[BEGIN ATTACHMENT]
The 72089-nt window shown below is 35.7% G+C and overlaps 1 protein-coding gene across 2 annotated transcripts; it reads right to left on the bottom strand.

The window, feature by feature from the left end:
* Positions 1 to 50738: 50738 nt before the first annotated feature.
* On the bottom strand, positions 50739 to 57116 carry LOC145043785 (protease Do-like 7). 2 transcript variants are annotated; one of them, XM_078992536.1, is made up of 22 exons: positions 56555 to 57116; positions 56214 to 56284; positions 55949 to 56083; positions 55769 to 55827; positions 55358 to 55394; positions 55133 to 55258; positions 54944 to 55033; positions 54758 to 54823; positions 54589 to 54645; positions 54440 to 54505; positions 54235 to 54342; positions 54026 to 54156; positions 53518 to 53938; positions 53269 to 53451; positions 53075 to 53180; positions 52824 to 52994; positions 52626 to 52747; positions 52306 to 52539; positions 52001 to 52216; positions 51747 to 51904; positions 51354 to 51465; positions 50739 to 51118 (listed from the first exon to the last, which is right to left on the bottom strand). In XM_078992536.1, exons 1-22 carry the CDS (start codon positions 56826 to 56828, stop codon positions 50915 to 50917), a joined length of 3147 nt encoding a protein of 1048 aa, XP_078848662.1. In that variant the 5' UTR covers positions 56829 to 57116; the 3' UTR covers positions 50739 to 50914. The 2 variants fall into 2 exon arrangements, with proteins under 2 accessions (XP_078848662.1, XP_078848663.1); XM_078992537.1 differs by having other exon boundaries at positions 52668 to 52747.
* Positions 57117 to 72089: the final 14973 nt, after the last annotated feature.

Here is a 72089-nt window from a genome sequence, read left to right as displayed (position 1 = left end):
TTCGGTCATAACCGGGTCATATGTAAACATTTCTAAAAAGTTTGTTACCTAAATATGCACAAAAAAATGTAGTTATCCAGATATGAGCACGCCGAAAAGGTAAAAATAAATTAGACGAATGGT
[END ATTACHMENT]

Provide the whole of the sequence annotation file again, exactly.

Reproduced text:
The 72089-nt window shown below is 35.7% G+C and overlaps 1 protein-coding gene across 2 annotated transcripts; it reads right to left on the bottom strand.

The window, feature by feature from the left end:
* Positions 1 to 50738: 50738 nt before the first annotated feature.
* On the bottom strand, positions 50739 to 57116 carry LOC145043785 (protease Do-like 7). 2 transcript variants are annotated; one of them, XM_078992536.1, is made up of 22 exons: positions 56555 to 57116; positions 56214 to 56284; positions 55949 to 56083; positions 55769 to 55827; positions 55358 to 55394; positions 55133 to 55258; positions 54944 to 55033; positions 54758 to 54823; positions 54589 to 54645; positions 54440 to 54505; positions 54235 to 54342; positions 54026 to 54156; positions 53518 to 53938; positions 53269 to 53451; positions 53075 to 53180; positions 52824 to 52994; positions 52626 to 52747; positions 52306 to 52539; positions 52001 to 52216; positions 51747 to 51904; positions 51354 to 51465; positions 50739 to 51118 (listed from the first exon to the last, which is right to left on the bottom strand). In XM_078992536.1, exons 1-22 carry the CDS (start codon positions 56826 to 56828, stop codon positions 50915 to 50917), a joined length of 3147 nt encoding a protein of 1048 aa, XP_078848662.1. In that variant the 5' UTR covers positions 56829 to 57116; the 3' UTR covers positions 50739 to 50914. The 2 variants fall into 2 exon arrangements, with proteins under 2 accessions (XP_078848662.1, XP_078848663.1); XM_078992537.1 differs by having other exon boundaries at positions 52668 to 52747.
* Positions 57117 to 72089: the final 14973 nt, after the last annotated feature.

Here is a 72089-nt window from a genome sequence, read left to right as displayed (position 1 = left end):
TTCGGTCATAACCGGGTCATATGTAAACATTTCTAAAAAGTTTGTTACCTAAATATGCACAAAAAAATGTAGTTATCCAGATATGAGCACGCCGAAAAGGTAAAAATAAATTAGACGAATGGT